• Reduce or stop drinking alcohol and caffeine, especially in the evening.
  • Maintain a sleeping-friendly environment in your bedroom by making it dark, quiet, and cozy.
  • Throughout the day, practice stress-reduction methods like yoga or mindfulness.
  • Set a consistent bedtime to achieve a regular sleep schedule.
  • The symptoms of low blood sugar can be similar to anxiety [6*] , so having breakfast shortly after waking up may help with morning anxiety. Some foods, such as those rich in magnesium [7*] , can also promote calmness.
  • Develop a morning routine to reduce anxiety and stress.

Take the first step to ease morning anxiety. Contact MEDvidi’s experienced professionals today to book a consultation. Your well-being matters!

How to Treat Morning Anxiety

Dealing with morning anxiety is not always the case. Sometimes, professional help is needed. Like any mental health issue, treatment for anxiety depends on individual factors and possible underlying causes. Some possible treatment options for intense morning anxiety include:

  • Cognitive behavioral therapy (CBT): This structured therapy lets you recognize and alter unfavorable mental beliefs and behaviors that fuel anxiety.
  • Exposure therapy: This approach can help desensitize your body’s reaction to anxiety by gradually exposing you to anxiety triggers under controlled conditions.
  • Mindfulness-based stress reduction (MBSR): Engaging in meditation and mindfulness techniques has been shown to effectively alleviate stress and anxiety.
  • Biofeedback: Using electrical monitoring and feedback, you can learn to control your body’s physiological reactions to anxiety.
  • Eye movement desensitization and reprocessing (EMDR): EMDR uses directed eye movements to help process distressing memories and is effective for trauma-related anxiety.
  • Relaxation techniques: Deep breathing and progressive muscle relaxation potentially ease anxiety symptoms.
  • Dialectical behavior therapy (DBT): This form of therapy pairs acceptance and mindfulness practices with cognitive behavioral therapy.
  • Group therapy: Therapy sessions with other people experiencing anxiety might offer support and coping mechanisms.
  • Medications: If you don’t respond to previous treatments, a doctor may give anti-anxiety medications, such as selective serotonin reuptake inhibitors (SSRIs) or serotonin-norepinephrine reuptake inhibitors (SNRIs).

When to Get Professional Help for Managing Morning Anxiety?

You should seek help from a mental health professional to control morning anxiety if:

  • This extreme anxiety in the morning persists for weeks or even months.
  • Your everyday functioning, interpersonal relationships, and general well-being are considerably affected by morning anxiety.
  • When you wake up, you have severe physical symptoms, including a racing heartbeat, shortness of breath, nausea, or panic attacks.
  • Your sleep habits are disrupted by morning anxiety, which causes ongoing sleep problems.
  • Morning anxiety hurts your success at your job, school, or other crucial responsibilities.
  • You have suicidal or self-harming ideas due to your morning anxiety.

Be attentive to your experiences and sensations. If your individual efforts to get over morning anxiety have failed and you find it too challenging, mental health experts at MEDvidi are ready to help.

Frequently Asked Questions (FAQs)

There are several reasons why a person may have morning anxiety, including hormonal changes, elevated cortisol levels upon waking (which is the body’s stress hormone), and reduced stress tolerance due to sleep-related factors. Additionally, the morning mind may be less occupied, allowing negative and anxious thoughts to take center stage.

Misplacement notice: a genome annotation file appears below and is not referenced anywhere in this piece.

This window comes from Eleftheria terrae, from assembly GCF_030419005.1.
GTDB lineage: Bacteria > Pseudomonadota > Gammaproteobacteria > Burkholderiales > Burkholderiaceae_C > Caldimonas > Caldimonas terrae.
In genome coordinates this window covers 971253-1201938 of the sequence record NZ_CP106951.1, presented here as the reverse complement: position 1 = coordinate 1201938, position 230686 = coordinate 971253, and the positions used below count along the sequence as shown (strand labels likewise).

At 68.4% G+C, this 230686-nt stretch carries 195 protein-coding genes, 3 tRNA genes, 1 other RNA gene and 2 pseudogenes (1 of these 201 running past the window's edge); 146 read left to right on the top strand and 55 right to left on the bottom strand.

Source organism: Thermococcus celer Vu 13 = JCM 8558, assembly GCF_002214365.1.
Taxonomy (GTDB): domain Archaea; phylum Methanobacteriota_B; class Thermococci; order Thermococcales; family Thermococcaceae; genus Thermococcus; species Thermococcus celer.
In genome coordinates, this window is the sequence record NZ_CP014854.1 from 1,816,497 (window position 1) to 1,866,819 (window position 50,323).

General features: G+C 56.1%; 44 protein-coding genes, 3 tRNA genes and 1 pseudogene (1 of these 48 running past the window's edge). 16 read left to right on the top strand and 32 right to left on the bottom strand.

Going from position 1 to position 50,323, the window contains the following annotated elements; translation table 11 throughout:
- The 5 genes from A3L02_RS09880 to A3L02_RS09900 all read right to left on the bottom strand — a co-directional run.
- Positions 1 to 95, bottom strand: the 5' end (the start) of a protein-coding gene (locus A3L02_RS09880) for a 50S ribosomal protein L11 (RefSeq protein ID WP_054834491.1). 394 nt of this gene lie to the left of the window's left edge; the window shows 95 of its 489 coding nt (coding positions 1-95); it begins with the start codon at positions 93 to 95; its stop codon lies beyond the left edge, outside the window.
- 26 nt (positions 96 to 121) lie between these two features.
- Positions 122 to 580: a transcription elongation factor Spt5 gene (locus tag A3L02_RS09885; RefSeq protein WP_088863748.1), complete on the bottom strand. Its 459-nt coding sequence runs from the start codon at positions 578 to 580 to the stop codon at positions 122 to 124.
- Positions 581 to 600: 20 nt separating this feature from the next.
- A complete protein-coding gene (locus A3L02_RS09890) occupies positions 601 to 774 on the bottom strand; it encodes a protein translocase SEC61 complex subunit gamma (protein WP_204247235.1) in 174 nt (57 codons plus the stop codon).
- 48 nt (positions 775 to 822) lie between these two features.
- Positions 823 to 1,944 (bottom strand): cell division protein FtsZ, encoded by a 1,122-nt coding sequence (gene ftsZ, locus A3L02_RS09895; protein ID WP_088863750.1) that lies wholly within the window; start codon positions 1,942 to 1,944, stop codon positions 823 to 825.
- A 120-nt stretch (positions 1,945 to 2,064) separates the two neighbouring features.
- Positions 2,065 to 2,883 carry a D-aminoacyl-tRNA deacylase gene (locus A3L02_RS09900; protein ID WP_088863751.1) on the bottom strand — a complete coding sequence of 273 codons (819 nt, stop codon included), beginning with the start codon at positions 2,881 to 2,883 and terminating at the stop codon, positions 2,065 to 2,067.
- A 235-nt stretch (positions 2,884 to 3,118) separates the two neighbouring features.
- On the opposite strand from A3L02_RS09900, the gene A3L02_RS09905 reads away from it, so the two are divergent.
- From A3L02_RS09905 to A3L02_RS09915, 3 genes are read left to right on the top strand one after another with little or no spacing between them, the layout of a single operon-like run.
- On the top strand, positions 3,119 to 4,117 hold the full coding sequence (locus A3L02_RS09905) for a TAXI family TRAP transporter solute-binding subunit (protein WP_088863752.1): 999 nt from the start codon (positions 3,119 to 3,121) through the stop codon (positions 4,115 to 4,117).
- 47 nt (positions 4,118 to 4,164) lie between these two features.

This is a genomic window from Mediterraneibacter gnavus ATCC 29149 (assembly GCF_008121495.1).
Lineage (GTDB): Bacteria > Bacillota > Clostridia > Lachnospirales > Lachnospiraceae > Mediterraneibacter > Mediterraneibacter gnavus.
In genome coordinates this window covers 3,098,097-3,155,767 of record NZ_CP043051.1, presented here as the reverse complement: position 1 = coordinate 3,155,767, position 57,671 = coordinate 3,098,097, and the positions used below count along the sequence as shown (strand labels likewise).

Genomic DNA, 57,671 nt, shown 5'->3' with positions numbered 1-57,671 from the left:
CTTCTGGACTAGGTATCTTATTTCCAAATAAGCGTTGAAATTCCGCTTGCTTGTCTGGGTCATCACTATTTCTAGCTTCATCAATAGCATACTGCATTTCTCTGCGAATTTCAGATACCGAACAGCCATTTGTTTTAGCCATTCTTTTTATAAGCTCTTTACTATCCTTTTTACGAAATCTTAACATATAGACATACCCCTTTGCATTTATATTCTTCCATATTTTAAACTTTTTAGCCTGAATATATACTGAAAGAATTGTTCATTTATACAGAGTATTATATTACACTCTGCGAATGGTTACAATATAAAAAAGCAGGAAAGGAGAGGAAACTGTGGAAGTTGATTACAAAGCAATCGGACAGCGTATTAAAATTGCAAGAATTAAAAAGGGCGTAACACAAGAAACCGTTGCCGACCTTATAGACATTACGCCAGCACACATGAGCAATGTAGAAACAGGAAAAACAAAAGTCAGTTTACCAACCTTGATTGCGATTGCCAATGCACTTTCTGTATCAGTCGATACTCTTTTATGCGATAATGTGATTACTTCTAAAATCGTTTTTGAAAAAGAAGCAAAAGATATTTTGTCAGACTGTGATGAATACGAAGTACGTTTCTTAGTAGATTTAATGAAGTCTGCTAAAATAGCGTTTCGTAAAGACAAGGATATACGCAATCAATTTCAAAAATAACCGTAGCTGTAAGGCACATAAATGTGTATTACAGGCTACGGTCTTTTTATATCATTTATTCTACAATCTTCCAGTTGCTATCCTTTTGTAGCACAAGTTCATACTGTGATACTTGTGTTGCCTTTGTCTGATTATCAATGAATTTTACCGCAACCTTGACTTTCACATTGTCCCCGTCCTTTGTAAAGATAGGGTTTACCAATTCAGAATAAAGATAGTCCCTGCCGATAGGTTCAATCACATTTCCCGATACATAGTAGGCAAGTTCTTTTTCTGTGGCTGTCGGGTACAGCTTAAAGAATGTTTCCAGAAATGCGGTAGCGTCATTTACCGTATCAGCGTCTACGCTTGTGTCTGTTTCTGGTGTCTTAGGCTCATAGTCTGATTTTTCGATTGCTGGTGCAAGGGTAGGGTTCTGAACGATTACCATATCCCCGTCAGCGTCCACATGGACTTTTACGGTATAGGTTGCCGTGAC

Five common methods for managing anxiety include:

  1. The 54321 coping technique: Acknowledge five things you can see, four things you can touch, three things you can hear, two things you can feel, and one thing you can taste. This way, you can shift your attention and reduce anxiety by focusing on your immediate surroundings.
  2. Progressive muscle relaxation: Start with tension and then relax different muscle groups, focusing on releasing tension.
  3. Diaphragmatic breathing: Inhale through your nose for a count of four, hold for four, exhale for four, and repeat. This method can reduce cortisol levels and improve concentration.
  4. Distraction: Find reliable distractions that suit you, such as animal videos, puzzles, or funny movies, and make them available even when you’re offline.
  5. Cognitive restructuring: Change anxious thoughts by challenging them and replacing them with more helpful ones. It will help you develop a more positive and resilient mindset, reducing the impact of anxiety.
To relieve morning anxiety, try these strategies:
  1. Practice meditation or deep breathing exercises.
  2. Establish a peaceful morning routine.
  3. Employ mindfulness practices.
  4. Take your time and avoid rushing.
  5. Limit your morning caffeine intake.
  6. Put your attention on uplifting ideas and affirmations.
  7. If necessary, think about seeking counseling or expert assistance.

A conditioned reaction, when your body has grown accustomed to feeling anxious or nervous at that certain time, may cause anxiety at the same time every day. Additionally, it can be connected to your everyday activities, stressors, or shifting hormone rhythms.

Sources

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+7 sources
  1. What to know about waking up with anxiety
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  2. Physiology, Cortisol. (2022)
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  3. Cortisol as a Biomarker of Mental Disorder Severity. (2021)
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  4. Too much coffee? (2015)
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  5. Blue light has a dark side. (2020)
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  6. The Link Between Low Blood Sugar and Anxiety. (2022)
    Source link
  7. Nutritional strategies to ease anxiety. (2019)
    Source link
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Written by:

Rabia Khaliq

MSc in Applied Psychology
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This article contains scientific references. The numbers
in the parentheses (1, 2, 3) are clickable links to peer-reviewed scientific papers.